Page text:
Yesterday marked the two-year anniversary of Gregory’s discharge from the hospital. I wrote this article for the Antiochian Women’s Newsletter in 2015, and wanted to share it here to remember the miracle of God’s grace and mercy during that very difficult time.
Last month, my fifteen month old son Gregory got sick. After three days of vomiting and diarrhea, and an incredibly low appetite, his fever spiked on a Monday afternoon. He was asleep in my arms when I took his temperature, which registered at 104.2 degrees. At this point, I knew he was severely dehydrated from his weekend of the flu. When I tried to wake him up, he lay lethargic in my arms, staring at the wall. I made a panicked call to my sister-in-law (an ICU nurse), and the doctor’s office, and they both agreeded that we needed to be in the emergency room.
The ER doctor placed an IV for fluids to rehydrate Gregory, and gave him some Tylenol for the fever. He perked up a little bit, enough to eat some applesauce. As the evening wore on, however, he got worse. At one point, his breathing became shallow and erratic, prompting me to shout for help. The doctor came running, and immediately ordered a chest x-ray and a heart ultrasound. She didn’t know what was wrong.
Both tests came back negative, and a breathing treatment helped somewhat. It was now close to midnight. After a conference with our pediatrician, the doctor decided to admit him. We got settled in the pediatric wing at about 1:30 in the morning. Our pediatrician came by around 8, and determined at that time that Gregory also had RSV, a respiratory illness that is debilitating in babies. He thought that the severe dehydration had masked the symptoms of the RSV, and once Gregory had gotten hydrated again in the ER, his lungs had filled with phlegm and it was making breathing difficult for him.
The biggest hurdle that we had to cross was that Gregory refused to eat. His appetite had been low for days, but now he was so sick that he wouldn’t touch any form of food or drink. RSV is viral, so there was very little to be done but wait it out, but we couldn’t disconnect Gregory from the IV unless we could convince him to eat. So we tried. For three days.
During this time, my two oldest children, at home with their dad, had contracted the stomach flu and were throwing up, while my four-year old had developed a sinus and ear infection. Because RSV is viral, we were in isolation in the hospital. I couldn’t take the chance of bringing the flu bug to the hospital, to the other patients in the wing, or getting it myself and not be able to stay with Gregory, so I couldn’t go home. My husband, Fr. John, couldn’t leave our sick kids, and also couldn’t risk bringing the bug to the hospital, so he was unable to visit. The other Antiochian priests from our area were all in California at the clergy conference, so other than a prayer service Fr. John had done the first day Gregory was admitted, we were unable to have anyone come in to do prayers for us.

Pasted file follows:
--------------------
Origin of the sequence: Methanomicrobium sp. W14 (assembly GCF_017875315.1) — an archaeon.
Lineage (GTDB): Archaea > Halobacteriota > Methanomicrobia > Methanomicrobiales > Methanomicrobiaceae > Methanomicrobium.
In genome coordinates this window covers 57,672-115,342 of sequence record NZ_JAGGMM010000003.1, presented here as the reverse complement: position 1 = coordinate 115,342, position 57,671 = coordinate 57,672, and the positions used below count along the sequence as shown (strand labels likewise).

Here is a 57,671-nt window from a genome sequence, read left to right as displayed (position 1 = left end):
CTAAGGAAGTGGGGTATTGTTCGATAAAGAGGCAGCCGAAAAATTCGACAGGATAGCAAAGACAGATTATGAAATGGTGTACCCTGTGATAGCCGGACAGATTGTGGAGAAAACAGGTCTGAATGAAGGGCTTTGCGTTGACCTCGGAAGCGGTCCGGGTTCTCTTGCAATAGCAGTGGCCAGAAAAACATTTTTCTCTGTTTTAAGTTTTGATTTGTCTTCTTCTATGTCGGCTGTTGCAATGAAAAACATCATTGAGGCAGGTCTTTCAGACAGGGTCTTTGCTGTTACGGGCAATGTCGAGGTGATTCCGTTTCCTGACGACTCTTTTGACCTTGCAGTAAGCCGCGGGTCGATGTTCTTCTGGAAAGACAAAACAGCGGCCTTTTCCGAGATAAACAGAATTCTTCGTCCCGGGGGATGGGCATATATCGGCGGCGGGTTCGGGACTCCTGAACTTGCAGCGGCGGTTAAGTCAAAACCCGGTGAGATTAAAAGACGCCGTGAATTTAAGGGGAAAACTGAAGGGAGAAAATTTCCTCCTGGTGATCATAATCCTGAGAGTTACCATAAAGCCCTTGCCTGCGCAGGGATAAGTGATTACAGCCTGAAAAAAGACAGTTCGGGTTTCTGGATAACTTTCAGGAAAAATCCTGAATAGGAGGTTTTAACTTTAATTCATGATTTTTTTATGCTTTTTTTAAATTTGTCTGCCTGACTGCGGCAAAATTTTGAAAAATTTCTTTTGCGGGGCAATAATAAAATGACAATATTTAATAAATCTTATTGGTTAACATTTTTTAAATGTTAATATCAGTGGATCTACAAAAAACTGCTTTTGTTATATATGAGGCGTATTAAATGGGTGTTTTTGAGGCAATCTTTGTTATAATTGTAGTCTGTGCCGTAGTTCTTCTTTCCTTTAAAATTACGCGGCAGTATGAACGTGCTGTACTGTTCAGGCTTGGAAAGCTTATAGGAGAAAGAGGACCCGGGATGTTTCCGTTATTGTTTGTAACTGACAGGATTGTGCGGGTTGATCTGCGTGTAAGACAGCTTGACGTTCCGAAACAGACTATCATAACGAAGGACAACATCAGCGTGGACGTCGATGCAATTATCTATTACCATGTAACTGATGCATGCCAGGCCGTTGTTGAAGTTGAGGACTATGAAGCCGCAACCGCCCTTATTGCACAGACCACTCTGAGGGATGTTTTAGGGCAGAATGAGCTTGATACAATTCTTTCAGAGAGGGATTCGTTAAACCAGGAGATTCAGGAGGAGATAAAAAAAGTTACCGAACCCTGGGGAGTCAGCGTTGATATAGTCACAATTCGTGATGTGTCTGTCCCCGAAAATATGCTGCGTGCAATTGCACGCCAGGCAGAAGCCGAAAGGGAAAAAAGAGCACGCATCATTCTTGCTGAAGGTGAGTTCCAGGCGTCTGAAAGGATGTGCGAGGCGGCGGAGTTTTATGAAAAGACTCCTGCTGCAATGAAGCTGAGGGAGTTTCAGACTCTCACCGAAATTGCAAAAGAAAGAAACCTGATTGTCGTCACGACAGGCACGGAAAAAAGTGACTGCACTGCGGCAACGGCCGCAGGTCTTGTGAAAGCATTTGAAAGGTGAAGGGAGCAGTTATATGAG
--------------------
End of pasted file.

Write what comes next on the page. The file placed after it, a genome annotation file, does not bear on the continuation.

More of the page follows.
By the time Thursday rolled around, Gregory had eaten next to nothing in three days, had a fever that continued to rage in the range of 103-104, and the doctors didn’t know what was causing it, as RSV does not usually present with fever. My own nerves were shot, and I made a call to my Presbytera friend from the Greek church nearby. They had been asking if we needed Fr. Vasili to come visit, but I had been reluctant as RSV is highly contagious and they have small children of their own. I didn’t want to risk spreading it to their family. After hearing an update (from across the room, as I was evidently crying loud enough to be heard through the phone), Fr. Vasili said that he was coming to anoint Gregory with holy oil and say prayers for us.